Wood Pole Restoration
Through the course of inspection, Osmose finds hundreds of thousands of utility poles annually nationwide needing restoration or replacement. Of those types of poles found during inspection, as many as half are not addressed through restoration or replacement within a year of identification. Restorable poles requiring action but not yet addressed are considered restorable backlog, and if addressed by only replacing these poles, they can put an undue strain on a utility. Utilities not fully utilizing restoration as a robust long-term alternative to pole replacement can find themselves overwhelmed by the cost, labor, and time required for replacement work needed to mitigate structural risk on their grid.
Weekly, a training pole restoration crew can effectively restore over ten times more poles than a crew replacing poles, allowing more risk to be removed from the grid faster, and alleviating the backlog in a much shorter time frame for a fraction of the cost.
Osmose pole restoration systems provide reliable, long-term solutions for extending service life. Osmose restoration systems:
- Restore poles to code-mandated strength
- Add decades of service life
- Save you money - pole restoration is often one-third or less than the cost of replacement
- Improve structural resiliency of the grid
- Help you avoid the hassle of replacement, which includes change-outs, transfers, double wood, and service interruptions
As a world leader in wood pole inspection and restoration, Osmose technicians are experts at evaluating a pole’s remaining strength and suitability for restoration.
This includes using preservatives to control decay and protect the remaining serviceable wood to ensure the longevity of the newly-restored pole and the overall integrity of your plant.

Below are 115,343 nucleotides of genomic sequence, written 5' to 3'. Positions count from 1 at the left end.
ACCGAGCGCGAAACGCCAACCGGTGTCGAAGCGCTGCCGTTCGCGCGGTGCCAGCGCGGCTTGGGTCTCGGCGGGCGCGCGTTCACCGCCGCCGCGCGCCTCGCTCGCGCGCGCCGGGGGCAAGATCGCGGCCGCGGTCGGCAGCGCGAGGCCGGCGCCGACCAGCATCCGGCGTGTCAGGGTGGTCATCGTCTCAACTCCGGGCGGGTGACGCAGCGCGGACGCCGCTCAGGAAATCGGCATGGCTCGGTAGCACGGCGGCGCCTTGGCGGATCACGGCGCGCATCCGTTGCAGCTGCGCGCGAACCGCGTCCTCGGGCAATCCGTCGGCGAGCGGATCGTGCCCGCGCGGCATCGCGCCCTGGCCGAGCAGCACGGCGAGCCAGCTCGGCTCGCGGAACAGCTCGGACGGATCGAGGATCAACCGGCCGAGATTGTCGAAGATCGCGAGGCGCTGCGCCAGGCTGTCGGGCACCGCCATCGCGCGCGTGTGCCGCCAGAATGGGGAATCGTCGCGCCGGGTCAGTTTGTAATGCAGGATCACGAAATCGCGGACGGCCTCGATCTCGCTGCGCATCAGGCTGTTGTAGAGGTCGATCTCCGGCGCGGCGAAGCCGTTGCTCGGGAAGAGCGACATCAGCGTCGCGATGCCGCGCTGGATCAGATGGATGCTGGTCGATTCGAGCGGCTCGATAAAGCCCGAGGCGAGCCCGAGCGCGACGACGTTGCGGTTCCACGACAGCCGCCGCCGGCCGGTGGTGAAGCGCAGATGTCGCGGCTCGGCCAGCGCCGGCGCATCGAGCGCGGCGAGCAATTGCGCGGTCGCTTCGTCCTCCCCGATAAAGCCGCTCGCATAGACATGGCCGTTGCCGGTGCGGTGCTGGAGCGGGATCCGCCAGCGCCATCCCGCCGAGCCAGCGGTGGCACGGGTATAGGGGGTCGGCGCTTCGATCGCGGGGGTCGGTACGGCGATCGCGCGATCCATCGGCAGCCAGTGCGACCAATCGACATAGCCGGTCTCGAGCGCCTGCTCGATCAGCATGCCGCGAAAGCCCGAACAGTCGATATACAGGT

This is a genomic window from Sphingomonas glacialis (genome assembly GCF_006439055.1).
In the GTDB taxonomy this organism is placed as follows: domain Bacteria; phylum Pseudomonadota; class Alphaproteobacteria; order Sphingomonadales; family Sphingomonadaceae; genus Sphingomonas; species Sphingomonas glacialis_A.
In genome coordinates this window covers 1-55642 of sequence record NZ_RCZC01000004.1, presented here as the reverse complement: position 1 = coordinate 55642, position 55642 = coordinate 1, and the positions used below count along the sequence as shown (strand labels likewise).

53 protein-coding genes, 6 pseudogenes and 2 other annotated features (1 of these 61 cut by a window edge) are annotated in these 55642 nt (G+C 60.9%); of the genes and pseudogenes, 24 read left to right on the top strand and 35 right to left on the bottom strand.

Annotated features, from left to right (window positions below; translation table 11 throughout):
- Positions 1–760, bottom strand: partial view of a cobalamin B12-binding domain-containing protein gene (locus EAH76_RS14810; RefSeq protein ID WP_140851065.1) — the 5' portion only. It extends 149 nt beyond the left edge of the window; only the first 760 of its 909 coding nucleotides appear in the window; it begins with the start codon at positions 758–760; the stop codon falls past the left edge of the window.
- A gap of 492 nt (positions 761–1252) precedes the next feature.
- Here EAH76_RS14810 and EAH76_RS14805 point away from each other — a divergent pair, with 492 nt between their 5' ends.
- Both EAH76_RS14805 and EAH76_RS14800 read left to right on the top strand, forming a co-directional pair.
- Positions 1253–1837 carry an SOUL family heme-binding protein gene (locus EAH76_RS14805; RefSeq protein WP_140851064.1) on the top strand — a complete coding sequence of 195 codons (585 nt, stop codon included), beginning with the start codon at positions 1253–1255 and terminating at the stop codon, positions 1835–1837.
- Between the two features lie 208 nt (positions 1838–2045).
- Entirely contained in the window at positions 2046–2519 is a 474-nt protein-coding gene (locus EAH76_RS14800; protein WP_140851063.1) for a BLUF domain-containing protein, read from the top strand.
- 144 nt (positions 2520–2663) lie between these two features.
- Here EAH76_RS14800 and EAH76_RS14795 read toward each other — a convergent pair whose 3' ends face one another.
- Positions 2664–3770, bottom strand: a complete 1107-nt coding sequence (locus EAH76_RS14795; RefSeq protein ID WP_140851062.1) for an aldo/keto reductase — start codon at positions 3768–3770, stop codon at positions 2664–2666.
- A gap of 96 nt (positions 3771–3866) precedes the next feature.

MORE STRENGTH, LESS COST
Below 2/3 of NESC required structure strength, poles must be restored or replaced.
Restoration can bring poles back above code compliance for 1/3 or less of replacement cost.
Restore vs. Replace
If a pole’s strength falls below code requirements due to decay or damage, the pole is considered a “reject” and must be restored or replaced. In the United States, utilities generally follow minimum criteria established by the National Electrical Safety Code (NESC) or California’s General Order 95 (GO95) by restoring or replacing a pole that is evaluated to have less than 67% of its original bending strength.
Osmose Truss Systems
When bending loads are applied to a reinforced pole, they are transferred to the truss. The truss allows the bending loads to effectively bypass the decayed or damaged groundline area of the pole, transferring the loads to sound wood foundation below ground.
On average, Osmose trusses can extend the useful life of wood poles by 30 years or more. Osmose truss systems are engineered for safety and reliability, and have been thoroughly tested and proven throughout their 55-year history. No other pole restoration system has a comparable history of success in actual field applications.